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Why Brian Sabean Should Extend Pablo Sandoval's Contract

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Why Brian Sabean Should Extend Pablo Sandoval's Contract
Stephen Lam/Getty Images

The San Francisco Giants have yet to fill their outfield void this offseason, but that does not mean they haven’t been busy.

The Giants have already re-signed Hunter Pence, Tim Lincecum and Javier Lopez, among others, and they recently brought free-agent starter Tim Hudson on board. Now, according to John Shea of the San Francisco Chronicle, Giants general manager Brian Sabean is considering giving third baseman Pablo Sandoval a contract extension if he can slim down.

Sandoval’s weight issues have constantly reared their ugly head throughout his years in San Francisco, to the extent where they have greatly affected his on-field performance. However, he has still found a way to produce for the Giants, with accomplishments that include a top-10 MVP finish and a World Series MVP award.

Even with Sandoval's potential pitfalls, the Giants would be wise to lock up their starting third baseman.

Perhaps most importantly, Sandoval will be in high demand next offseason. If the Giants fail to re-sign him and he hits the open market, his price will increase exponentially. As Grant Brisbee of SB Nation notes, several teams have vacancies at third base, including the Yankees and Dodgers. If the Giants want to keep Sandoval around, competing with the deep pockets of those clubs is not a prudent option.

When Sandoval is indeed in shape, he ranks among the best third basemen in the game. His consistency is something the Giants have experienced from few hitters in the past several years.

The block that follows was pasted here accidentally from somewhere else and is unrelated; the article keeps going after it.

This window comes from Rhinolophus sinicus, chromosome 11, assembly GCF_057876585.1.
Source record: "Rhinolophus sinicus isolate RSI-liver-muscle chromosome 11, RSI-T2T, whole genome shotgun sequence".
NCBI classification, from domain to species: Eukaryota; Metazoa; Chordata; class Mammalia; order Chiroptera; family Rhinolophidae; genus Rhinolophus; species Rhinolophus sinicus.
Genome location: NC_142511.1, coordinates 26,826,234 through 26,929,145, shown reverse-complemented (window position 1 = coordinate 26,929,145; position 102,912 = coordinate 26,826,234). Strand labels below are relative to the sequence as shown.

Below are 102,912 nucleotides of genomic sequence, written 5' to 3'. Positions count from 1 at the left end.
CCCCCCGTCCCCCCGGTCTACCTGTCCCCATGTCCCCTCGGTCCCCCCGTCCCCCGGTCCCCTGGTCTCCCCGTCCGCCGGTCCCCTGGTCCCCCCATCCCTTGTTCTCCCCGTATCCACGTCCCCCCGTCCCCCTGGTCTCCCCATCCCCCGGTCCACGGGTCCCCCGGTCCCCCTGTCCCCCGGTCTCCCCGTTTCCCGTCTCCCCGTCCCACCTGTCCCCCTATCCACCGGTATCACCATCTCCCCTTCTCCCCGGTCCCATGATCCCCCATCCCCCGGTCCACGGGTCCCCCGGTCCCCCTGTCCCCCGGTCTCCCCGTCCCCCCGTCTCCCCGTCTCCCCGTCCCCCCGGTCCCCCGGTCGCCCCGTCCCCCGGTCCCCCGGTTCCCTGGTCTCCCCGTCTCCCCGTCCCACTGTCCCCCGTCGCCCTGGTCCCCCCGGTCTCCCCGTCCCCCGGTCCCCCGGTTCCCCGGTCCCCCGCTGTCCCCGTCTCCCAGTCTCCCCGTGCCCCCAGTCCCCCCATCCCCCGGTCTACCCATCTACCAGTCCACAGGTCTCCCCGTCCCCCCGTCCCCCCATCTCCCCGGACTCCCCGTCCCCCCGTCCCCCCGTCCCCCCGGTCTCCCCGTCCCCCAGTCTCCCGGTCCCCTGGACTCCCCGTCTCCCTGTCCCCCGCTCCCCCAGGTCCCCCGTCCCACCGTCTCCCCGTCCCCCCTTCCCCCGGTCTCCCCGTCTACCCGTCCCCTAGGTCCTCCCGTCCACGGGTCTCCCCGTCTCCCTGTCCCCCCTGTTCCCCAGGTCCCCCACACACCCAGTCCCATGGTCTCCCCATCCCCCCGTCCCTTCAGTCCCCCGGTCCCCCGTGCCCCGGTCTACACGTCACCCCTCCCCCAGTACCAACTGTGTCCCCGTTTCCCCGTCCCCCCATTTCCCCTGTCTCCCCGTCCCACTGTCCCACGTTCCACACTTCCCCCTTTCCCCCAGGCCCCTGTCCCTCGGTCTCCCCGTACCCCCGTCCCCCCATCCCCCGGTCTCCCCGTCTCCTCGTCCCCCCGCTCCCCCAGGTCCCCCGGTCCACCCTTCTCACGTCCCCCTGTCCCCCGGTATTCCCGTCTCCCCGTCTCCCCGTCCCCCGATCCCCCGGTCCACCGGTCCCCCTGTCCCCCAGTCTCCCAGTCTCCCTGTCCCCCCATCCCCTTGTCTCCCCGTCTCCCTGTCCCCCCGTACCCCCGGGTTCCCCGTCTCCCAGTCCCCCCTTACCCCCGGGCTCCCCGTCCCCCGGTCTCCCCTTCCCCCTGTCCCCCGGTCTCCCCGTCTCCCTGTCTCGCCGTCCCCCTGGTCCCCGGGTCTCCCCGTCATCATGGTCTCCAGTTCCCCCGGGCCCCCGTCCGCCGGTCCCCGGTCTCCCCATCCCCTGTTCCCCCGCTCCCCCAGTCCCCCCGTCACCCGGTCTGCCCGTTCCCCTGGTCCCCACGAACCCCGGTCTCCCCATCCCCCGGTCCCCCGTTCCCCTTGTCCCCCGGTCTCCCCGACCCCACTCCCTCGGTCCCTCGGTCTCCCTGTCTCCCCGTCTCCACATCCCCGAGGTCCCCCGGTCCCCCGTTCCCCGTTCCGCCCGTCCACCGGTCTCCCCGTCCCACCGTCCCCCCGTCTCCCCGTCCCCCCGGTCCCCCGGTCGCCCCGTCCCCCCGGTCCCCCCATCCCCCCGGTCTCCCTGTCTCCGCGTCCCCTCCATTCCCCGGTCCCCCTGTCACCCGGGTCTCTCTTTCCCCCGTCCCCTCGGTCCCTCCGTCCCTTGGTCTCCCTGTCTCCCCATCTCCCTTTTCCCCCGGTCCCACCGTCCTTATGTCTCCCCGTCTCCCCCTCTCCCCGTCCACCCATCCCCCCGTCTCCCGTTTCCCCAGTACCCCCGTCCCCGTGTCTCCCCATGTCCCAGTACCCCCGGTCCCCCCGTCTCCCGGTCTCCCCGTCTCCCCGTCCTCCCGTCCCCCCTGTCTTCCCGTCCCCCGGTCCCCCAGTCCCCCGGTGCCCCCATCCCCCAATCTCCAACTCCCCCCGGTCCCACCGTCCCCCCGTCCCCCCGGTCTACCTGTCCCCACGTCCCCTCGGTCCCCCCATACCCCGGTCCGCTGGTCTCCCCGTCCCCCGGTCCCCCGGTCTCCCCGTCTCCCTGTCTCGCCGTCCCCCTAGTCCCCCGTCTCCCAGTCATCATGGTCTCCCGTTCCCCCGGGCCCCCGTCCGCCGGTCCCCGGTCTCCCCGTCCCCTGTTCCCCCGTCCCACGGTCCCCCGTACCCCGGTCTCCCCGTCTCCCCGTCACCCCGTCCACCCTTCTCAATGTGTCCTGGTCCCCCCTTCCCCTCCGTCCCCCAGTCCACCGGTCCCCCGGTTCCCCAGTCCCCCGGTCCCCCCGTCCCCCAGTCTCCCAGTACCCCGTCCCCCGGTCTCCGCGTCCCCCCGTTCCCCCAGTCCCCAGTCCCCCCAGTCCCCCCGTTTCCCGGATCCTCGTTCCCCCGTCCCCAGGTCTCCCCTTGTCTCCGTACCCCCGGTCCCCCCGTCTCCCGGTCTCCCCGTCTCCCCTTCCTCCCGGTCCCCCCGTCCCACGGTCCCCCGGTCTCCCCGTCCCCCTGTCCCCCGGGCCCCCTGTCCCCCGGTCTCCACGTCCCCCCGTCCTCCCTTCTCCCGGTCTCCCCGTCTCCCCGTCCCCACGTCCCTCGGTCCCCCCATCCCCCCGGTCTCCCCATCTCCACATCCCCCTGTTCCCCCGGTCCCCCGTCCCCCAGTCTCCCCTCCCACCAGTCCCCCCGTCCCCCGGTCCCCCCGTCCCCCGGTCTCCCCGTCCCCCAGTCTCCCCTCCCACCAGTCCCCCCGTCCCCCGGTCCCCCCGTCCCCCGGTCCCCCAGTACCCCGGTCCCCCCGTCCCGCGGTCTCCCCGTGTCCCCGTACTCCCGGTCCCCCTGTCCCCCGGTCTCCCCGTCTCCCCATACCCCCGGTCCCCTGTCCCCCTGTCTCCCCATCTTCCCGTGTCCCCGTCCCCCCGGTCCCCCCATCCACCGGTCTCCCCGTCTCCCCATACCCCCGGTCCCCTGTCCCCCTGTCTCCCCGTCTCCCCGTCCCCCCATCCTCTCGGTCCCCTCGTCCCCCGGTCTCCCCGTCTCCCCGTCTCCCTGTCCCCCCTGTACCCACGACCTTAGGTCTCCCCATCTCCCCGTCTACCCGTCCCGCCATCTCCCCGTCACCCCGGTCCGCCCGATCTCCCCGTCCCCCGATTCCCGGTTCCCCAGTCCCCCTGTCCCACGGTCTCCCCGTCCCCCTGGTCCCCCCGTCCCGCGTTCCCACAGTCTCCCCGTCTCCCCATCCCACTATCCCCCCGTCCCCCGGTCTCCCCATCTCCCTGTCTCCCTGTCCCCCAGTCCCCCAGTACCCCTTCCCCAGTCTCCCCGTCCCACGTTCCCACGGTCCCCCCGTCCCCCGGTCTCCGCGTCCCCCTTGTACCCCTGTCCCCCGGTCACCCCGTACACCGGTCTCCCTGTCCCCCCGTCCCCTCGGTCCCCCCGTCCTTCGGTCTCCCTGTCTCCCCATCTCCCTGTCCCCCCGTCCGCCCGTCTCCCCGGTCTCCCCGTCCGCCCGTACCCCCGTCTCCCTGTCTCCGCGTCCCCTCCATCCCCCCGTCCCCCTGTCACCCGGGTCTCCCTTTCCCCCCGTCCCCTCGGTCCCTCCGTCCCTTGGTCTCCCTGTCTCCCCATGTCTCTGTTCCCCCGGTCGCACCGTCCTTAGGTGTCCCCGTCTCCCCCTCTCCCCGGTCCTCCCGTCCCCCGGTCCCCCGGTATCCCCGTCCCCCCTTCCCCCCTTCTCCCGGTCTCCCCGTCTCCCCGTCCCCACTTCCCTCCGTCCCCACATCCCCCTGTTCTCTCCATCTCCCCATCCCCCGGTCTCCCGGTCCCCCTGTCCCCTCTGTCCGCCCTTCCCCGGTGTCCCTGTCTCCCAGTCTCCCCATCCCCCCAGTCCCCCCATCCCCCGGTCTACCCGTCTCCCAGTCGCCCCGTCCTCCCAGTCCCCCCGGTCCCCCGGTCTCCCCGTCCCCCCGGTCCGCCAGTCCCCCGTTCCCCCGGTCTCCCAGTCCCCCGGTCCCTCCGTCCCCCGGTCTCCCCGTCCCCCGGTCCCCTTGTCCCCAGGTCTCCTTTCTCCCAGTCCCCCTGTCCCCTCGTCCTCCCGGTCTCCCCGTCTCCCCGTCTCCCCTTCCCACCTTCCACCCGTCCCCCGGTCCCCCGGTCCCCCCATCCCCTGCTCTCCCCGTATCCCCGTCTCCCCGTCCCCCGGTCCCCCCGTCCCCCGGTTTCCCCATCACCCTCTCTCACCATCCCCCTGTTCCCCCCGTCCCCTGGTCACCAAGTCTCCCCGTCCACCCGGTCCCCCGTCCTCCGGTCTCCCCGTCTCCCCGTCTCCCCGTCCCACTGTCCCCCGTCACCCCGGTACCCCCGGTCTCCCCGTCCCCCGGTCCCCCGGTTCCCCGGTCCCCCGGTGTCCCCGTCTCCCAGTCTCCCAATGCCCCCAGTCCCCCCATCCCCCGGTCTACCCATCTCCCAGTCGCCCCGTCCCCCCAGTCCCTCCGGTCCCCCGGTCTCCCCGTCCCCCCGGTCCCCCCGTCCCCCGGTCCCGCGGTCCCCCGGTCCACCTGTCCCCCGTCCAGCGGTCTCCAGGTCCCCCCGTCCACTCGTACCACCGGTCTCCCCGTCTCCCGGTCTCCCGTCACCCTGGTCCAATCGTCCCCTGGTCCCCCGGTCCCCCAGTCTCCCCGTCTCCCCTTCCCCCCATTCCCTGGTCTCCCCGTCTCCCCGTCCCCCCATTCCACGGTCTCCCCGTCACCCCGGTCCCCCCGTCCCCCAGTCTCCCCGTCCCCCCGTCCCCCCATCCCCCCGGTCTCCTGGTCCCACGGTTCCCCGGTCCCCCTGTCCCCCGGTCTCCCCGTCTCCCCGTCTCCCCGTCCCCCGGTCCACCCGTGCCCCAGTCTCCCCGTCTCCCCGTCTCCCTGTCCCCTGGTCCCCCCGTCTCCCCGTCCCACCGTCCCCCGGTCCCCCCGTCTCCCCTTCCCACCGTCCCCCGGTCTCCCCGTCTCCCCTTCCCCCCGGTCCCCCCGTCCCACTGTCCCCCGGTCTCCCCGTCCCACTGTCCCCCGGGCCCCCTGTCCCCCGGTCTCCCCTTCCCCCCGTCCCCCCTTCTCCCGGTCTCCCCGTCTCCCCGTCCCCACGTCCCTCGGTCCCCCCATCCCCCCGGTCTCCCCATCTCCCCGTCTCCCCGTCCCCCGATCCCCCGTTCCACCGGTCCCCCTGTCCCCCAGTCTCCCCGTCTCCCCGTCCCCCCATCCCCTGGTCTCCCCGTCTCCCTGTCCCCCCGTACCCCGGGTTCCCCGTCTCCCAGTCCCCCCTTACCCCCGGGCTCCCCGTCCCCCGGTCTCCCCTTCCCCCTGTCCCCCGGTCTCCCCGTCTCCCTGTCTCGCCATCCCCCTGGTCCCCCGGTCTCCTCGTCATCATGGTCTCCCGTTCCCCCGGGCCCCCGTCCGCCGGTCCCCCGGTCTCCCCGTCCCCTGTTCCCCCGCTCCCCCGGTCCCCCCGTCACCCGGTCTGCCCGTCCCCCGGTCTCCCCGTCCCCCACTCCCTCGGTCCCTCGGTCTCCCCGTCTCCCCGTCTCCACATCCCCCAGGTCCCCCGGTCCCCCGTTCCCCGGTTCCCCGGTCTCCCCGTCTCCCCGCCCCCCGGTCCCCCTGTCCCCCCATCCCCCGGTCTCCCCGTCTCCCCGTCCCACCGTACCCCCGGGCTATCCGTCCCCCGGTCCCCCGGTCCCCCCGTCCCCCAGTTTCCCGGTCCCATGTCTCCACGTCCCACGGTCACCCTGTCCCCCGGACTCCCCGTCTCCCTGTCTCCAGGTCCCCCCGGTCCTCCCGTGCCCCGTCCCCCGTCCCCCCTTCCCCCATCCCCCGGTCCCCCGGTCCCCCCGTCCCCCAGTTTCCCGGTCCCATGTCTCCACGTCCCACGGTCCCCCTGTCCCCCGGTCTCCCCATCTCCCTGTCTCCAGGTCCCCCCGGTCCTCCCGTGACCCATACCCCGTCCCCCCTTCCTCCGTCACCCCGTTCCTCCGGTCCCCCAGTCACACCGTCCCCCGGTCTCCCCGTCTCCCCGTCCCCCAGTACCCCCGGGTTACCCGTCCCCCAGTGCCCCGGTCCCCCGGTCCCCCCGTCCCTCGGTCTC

Since 2009, Sandoval’s first full season, he has hit below .278 just once, amassing a career .298 batting average. According to baseball-reference.com, his average statistics over a 162-game span include 20 home runs, 89 RBI and 38 doubles.

The concern is, of course, how many of those 162 games can he play in a full season.

No contract extension comes without a certain degree of risk, but Sandoval’s injury history is particularly concerning. The oft-injured third baseman has missed 120 games in the past three seasons. This is why the Giants must be extremely conscientious about the significance of Sandoval’s weight; his ability to stay in shape should dictate whether he receives this extension at all.

Despite the weight concerns, Sandoval has the benefit of playing in his “prime” years. He is currently 27 years old, well before the time when players typically begin to decline. Many of the long contracts that go wrong (i.e. Albert Pujols, Alex Rodriguez) are given to players in their early 30s.

If Sabean is smart and signs Sandoval to a deal that does not take him into those dangerous years, the Giants should not have to deal with his inevitable decline.

Another factor working in Sandoval's favor is his improving plate discipline, widely regarded as his biggest weakness.

He has increased his walk totals in each of the past two seasons, drawing a respectable 47 free passes last year. Of the 140 qualified hitters last season, Sandoval placed near the middle, ranking 78th in bases on balls. While that is far from impressive, it is certainly a step above where he used to be.

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